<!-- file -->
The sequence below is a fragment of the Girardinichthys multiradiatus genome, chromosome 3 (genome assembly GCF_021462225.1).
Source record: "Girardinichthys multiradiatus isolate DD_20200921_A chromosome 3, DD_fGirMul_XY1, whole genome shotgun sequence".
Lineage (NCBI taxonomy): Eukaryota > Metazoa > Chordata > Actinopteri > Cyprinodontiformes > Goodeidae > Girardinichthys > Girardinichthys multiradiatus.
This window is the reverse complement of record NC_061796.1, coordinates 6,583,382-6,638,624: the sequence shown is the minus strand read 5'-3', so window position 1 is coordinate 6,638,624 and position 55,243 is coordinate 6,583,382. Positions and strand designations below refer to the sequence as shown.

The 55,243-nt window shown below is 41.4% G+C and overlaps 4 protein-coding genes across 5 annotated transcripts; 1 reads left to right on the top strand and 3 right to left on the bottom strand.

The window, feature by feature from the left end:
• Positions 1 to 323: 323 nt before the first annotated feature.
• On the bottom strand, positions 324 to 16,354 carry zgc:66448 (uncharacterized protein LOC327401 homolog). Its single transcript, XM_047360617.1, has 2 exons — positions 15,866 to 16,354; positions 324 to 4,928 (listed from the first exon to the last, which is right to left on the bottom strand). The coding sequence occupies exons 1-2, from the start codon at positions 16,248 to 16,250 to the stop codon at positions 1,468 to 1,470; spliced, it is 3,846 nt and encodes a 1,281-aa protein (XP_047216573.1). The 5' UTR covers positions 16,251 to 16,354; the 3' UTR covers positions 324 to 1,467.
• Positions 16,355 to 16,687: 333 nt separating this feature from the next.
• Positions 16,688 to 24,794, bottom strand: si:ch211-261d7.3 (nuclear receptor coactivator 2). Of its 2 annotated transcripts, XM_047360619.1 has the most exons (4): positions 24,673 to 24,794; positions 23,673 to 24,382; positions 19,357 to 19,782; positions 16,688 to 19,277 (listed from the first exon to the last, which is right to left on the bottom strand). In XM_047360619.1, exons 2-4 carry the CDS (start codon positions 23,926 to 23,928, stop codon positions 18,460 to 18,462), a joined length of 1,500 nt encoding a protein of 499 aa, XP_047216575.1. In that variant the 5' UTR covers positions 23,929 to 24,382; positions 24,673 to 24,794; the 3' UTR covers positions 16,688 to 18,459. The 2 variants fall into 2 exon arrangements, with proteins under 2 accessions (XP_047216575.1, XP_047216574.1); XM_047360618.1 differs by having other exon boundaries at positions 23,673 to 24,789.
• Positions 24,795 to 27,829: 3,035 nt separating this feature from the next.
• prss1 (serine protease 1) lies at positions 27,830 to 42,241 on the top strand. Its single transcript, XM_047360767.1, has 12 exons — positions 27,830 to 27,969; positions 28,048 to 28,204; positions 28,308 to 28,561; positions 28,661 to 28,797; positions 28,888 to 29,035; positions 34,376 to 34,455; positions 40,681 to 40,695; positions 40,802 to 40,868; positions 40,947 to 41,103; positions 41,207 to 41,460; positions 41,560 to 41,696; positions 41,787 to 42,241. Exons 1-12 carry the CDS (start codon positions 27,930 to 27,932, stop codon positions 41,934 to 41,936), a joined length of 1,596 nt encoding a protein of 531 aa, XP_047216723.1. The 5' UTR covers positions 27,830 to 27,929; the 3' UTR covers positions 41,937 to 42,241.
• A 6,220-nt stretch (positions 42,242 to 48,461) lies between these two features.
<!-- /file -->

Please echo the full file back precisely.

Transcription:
The sequence below is a fragment of the Girardinichthys multiradiatus genome, chromosome 3 (genome assembly GCF_021462225.1).
Source record: "Girardinichthys multiradiatus isolate DD_20200921_A chromosome 3, DD_fGirMul_XY1, whole genome shotgun sequence".
Lineage (NCBI taxonomy): Eukaryota > Metazoa > Chordata > Actinopteri > Cyprinodontiformes > Goodeidae > Girardinichthys > Girardinichthys multiradiatus.
This window is the reverse complement of record NC_061796.1, coordinates 6,583,382-6,638,624: the sequence shown is the minus strand read 5'-3', so window position 1 is coordinate 6,638,624 and position 55,243 is coordinate 6,583,382. Positions and strand designations below refer to the sequence as shown.

The 55,243-nt window shown below is 41.4% G+C and overlaps 4 protein-coding genes across 5 annotated transcripts; 1 reads left to right on the top strand and 3 right to left on the bottom strand.

The window, feature by feature from the left end:
• Positions 1 to 323: 323 nt before the first annotated feature.
• On the bottom strand, positions 324 to 16,354 carry zgc:66448 (uncharacterized protein LOC327401 homolog). Its single transcript, XM_047360617.1, has 2 exons — positions 15,866 to 16,354; positions 324 to 4,928 (listed from the first exon to the last, which is right to left on the bottom strand). The coding sequence occupies exons 1-2, from the start codon at positions 16,248 to 16,250 to the stop codon at positions 1,468 to 1,470; spliced, it is 3,846 nt and encodes a 1,281-aa protein (XP_047216573.1). The 5' UTR covers positions 16,251 to 16,354; the 3' UTR covers positions 324 to 1,467.
• Positions 16,355 to 16,687: 333 nt separating this feature from the next.
• Positions 16,688 to 24,794, bottom strand: si:ch211-261d7.3 (nuclear receptor coactivator 2). Of its 2 annotated transcripts, XM_047360619.1 has the most exons (4): positions 24,673 to 24,794; positions 23,673 to 24,382; positions 19,357 to 19,782; positions 16,688 to 19,277 (listed from the first exon to the last, which is right to left on the bottom strand). In XM_047360619.1, exons 2-4 carry the CDS (start codon positions 23,926 to 23,928, stop codon positions 18,460 to 18,462), a joined length of 1,500 nt encoding a protein of 499 aa, XP_047216575.1. In that variant the 5' UTR covers positions 23,929 to 24,382; positions 24,673 to 24,794; the 3' UTR covers positions 16,688 to 18,459. The 2 variants fall into 2 exon arrangements, with proteins under 2 accessions (XP_047216575.1, XP_047216574.1); XM_047360618.1 differs by having other exon boundaries at positions 23,673 to 24,789.
• Positions 24,795 to 27,829: 3,035 nt separating this feature from the next.
• prss1 (serine protease 1) lies at positions 27,830 to 42,241 on the top strand. Its single transcript, XM_047360767.1, has 12 exons — positions 27,830 to 27,969; positions 28,048 to 28,204; positions 28,308 to 28,561; positions 28,661 to 28,797; positions 28,888 to 29,035; positions 34,376 to 34,455; positions 40,681 to 40,695; positions 40,802 to 40,868; positions 40,947 to 41,103; positions 41,207 to 41,460; positions 41,560 to 41,696; positions 41,787 to 42,241. Exons 1-12 carry the CDS (start codon positions 27,930 to 27,932, stop codon positions 41,934 to 41,936), a joined length of 1,596 nt encoding a protein of 531 aa, XP_047216723.1. The 5' UTR covers positions 27,830 to 27,929; the 3' UTR covers positions 41,937 to 42,241.
• A 6,220-nt stretch (positions 42,242 to 48,461) lies between these two features.